Rumours have surfaced that Aries wasn’t particularly happy with how he was being booked by WWE creative, so in fact the terms of his release were mutual instead of one-sided. Aries will most likely continue to work on the independent scene prior to the release of his book next year, so hopefully this isn’t the end of the road for his career, one that could have been a lot better used in the big leagues.
Vader’s run in the WWE was telegraphed to be successful back in the late 90’s, following a historic run as part of World Championship Wrestling and stints in Japan. Having a reputation as an imposing shoot wrestler who could hang with almost anyone, Vince was willing to push Vader straight into the main event scene against then champion Shawn Michaels. All lights were green and “the man known as Vader” debuted as an absolute beast that tore through most of the undercard. He had a significant presence in the 1996 Royal Rumble eliminating the likes of Jake Roberts, Savio Vega and Yokozuna – but was ultimately foiled by HBK.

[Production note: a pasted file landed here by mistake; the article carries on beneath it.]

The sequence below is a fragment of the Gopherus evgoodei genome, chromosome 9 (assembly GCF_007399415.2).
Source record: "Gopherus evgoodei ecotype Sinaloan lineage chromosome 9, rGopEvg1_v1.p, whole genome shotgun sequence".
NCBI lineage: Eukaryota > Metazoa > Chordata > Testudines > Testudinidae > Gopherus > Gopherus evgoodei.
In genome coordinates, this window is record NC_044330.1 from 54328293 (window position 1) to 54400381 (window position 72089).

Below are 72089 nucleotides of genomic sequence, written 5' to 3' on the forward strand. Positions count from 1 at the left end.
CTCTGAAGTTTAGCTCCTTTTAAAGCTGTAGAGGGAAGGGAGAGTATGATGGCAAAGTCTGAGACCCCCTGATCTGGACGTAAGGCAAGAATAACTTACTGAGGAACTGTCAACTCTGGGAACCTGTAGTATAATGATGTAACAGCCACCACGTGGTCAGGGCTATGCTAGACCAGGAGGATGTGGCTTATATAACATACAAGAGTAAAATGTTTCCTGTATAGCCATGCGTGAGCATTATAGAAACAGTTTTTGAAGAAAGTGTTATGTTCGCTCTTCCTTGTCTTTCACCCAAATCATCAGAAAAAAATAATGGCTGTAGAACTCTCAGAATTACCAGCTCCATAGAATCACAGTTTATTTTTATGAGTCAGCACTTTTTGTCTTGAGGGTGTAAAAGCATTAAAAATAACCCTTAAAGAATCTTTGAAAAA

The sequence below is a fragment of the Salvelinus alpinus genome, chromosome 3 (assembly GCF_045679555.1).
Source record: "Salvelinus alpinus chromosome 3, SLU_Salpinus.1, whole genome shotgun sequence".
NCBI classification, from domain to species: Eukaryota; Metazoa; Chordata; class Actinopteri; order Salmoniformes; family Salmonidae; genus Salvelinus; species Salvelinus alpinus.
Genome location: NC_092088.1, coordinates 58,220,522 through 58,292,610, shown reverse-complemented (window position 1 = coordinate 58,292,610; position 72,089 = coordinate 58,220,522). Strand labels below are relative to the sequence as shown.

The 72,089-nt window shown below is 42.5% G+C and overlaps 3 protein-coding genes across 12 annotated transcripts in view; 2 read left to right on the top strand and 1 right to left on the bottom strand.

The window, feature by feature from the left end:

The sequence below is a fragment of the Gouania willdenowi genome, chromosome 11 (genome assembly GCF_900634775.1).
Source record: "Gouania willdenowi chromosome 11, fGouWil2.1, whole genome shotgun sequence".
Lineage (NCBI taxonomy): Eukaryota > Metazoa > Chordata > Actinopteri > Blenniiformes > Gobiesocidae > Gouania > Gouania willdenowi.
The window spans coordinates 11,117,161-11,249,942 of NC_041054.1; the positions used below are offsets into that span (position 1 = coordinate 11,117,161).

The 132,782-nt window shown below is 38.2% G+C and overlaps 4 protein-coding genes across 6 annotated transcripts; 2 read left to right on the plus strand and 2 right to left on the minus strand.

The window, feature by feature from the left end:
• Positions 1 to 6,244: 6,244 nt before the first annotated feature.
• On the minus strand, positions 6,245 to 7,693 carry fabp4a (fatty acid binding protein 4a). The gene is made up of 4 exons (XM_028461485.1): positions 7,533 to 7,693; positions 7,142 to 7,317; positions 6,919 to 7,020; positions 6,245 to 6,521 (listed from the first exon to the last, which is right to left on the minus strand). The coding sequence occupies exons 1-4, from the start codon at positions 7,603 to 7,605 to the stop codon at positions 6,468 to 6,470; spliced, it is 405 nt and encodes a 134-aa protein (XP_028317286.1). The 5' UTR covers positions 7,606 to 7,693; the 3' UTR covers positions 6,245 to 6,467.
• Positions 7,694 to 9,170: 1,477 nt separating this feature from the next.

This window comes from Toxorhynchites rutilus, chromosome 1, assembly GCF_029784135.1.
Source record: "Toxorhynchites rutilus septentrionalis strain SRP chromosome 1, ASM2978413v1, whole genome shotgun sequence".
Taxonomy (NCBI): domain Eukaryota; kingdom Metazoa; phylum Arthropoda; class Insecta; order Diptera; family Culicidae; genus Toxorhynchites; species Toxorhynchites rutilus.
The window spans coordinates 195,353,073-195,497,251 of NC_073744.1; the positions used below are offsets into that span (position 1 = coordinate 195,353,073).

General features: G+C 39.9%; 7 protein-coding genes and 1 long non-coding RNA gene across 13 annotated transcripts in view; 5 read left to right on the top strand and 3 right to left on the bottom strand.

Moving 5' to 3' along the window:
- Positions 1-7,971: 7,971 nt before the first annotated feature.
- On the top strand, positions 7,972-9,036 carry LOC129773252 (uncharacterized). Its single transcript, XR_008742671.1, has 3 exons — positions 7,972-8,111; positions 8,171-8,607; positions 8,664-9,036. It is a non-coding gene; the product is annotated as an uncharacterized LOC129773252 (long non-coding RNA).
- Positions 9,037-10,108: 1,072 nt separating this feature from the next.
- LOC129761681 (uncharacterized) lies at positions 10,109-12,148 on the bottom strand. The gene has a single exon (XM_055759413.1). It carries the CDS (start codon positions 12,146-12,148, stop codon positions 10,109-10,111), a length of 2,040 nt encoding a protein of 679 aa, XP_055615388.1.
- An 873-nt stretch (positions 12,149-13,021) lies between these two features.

It seemed written in the sand that Vader was to begin feuding with Michaels, or another established WWF mainstay, but Vader desperately needed to take time off to rehab a shoulder injury he had been nursing since his debut. Vince immediately seemed to lose faith in him as a reliable main eventer and upon his return, left him to stew in multi-man matches.
Vader received a half-hearted second shot at the WWF title picture at Summerslam, but was victim to a disqualification finish and was once again forced back out of the title picture. Even though he and Michaels had a great match, one often heralded as one of the best Summerslam title bouts, backstage politics of the time saw Vader with the short stick, having to continue to prove himself to writers and agents as a product worth investing in.
His latter feuds saw him work with The Undertaker, Kane and Edge prior to his eventual release. Even though he continued to put in consistent performances, Vince was unwilling to push him as the big deal he was touted to be after WCW and NJPW. Vader has since floated around different promotions and managed to recapture his status in All Japan and Noah, but it’s a shame he couldn’t have found a place during his run with the WWE. His image and in-ring ability would have fit in well during the Attitude Era and would have probably seen him through numerous title runs.